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A comparison of genetic diversity and phenotypic plasticity among European beech (Fagus sylvatica L.) populations from Bulgaria and Germany under drought and temperature manipulation

Title data

Harter, David ; Nagy, Laura ; Backhaus, Sabrina ; Beierkuhnlein, Carl ; Fussi, Barbara ; Huber, Gerhard ; Jentsch, Anke ; Konnert, Monika ; Thiel, Daniel ; Kreyling, Jürgen:
A comparison of genetic diversity and phenotypic plasticity among European beech (Fagus sylvatica L.) populations from Bulgaria and Germany under drought and temperature manipulation.
In: International Journal of Plant Sciences. Vol. 176 (2015) Issue 3 . - pp. 232-244.
ISSN 1058-5893
DOI: https://doi.org/10.1086/679349

Abstract in another language

In the future, ecosystems will have to deal with climate warming in combination withincreasing frequency and magnitude of extreme weather events such as drought.Adaptive phenotypic plasticity enables plants to respond to environmental variabilityand is likely to buffer impacts of climate change. Therefore, factors that influence thephenotypic plasticity of plant populations must be identified to assess climate changeoutcomes and support conservation measures. Genetic diversity in many temperateplant species is known to vary among regions and populations, largely as a result oftheir phylogeographic history during the late Pleistocene and Holocene. Here, weargue that high (neutral) genetic diversity of populations might represent increasedprobability of possessing alleles or allele combinations that are advantageous or morecapable in terms of average response capacities to environmental change. We test thisidea for European beech (Fagus sylvatica) by investigating response patterns of plantgrowth and leaf phenology to drought and warming treatments in a common gardenexperiment with seedlings of six populations from Bulgaria and Germany. Phenotypicplasticity of populations was assessed and correlated with allozyme diversity.Populations differed in their plasticity to warming with respect to timing of leaf unfoldingand senescence as well as in their drought plasticity in terms of height increment(marginally not significant), with some populations showing consistently high plasticityamong traits.Measures of genetic diversity showed an inter-regional structure according to knownphylogeographic patterns. Height increment plasticity showed a significant positivecorrelation with genetic variation (allelic diversity) at the population level.Our results suggest general differences in phenotypic plasticity among populations anda potential influence of genetic diversity on the average plasticity. Besides itsevolutionary value, genetic diversity might thus be an important property of plantpopulations for their short-term response capability against adverse effects of climatechange.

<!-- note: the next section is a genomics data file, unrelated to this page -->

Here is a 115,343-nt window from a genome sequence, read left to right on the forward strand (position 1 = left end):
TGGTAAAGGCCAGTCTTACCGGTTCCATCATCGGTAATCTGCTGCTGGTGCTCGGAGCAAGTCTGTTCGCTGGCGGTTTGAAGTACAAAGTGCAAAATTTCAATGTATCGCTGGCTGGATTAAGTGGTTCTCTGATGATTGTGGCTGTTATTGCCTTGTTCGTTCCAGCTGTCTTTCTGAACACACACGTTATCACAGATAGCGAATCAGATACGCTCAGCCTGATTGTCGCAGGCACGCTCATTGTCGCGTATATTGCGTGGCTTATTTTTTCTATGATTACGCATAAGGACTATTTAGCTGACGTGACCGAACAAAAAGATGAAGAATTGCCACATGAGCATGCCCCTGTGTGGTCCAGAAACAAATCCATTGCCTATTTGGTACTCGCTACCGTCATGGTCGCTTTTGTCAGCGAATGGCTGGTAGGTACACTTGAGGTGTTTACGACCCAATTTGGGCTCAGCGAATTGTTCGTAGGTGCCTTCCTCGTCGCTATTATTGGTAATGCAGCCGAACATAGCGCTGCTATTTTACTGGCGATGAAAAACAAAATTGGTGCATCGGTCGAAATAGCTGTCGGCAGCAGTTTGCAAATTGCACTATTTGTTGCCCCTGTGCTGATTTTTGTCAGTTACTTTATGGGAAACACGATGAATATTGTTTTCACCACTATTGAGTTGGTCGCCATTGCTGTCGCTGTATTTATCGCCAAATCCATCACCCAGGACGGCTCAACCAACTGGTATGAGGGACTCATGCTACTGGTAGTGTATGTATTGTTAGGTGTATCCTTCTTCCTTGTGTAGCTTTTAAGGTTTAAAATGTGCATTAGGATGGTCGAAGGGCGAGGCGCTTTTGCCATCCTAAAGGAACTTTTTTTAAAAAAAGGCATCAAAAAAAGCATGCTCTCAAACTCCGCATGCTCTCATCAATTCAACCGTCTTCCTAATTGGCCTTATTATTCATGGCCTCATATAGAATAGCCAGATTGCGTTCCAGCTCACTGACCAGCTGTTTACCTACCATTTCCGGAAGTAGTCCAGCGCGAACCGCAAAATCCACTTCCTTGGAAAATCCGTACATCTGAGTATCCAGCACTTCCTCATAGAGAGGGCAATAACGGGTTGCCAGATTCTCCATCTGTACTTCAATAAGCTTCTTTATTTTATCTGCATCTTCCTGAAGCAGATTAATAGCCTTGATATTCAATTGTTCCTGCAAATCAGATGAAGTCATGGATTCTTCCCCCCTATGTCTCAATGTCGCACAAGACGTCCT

Further data

Item Type: Article in a journal
Refereed: Yes
Additional notes: BAYCEER126815
Institutions of the University: Faculties > Faculty of Biology, Chemistry and Earth Sciences > Department of Earth Sciences > Chair Biogeography
Faculties > Faculty of Biology, Chemistry and Earth Sciences > Department of Earth Sciences > Chair Biogeography > Chair Biogeography - Univ.-Prof. Dr. Carl Beierkuhnlein
Faculties > Faculty of Biology, Chemistry and Earth Sciences > Department of Earth Sciences > Professorship Disturbance Ecology
Research Institutions > Research Centres > Bayreuth Center of Ecology and Environmental Research- BayCEER
Faculties
Faculties > Faculty of Biology, Chemistry and Earth Sciences
Faculties > Faculty of Biology, Chemistry and Earth Sciences > Department of Earth Sciences
Research Institutions
Research Institutions > Research Centres
Result of work at the UBT: Yes
DDC Subjects: 500 Science
Date Deposited: 24 Apr 2015 11:55
Last Modified: 24 Apr 2015 11:55
URI: https://eref.uni-bayreuth.de/id/eprint/11310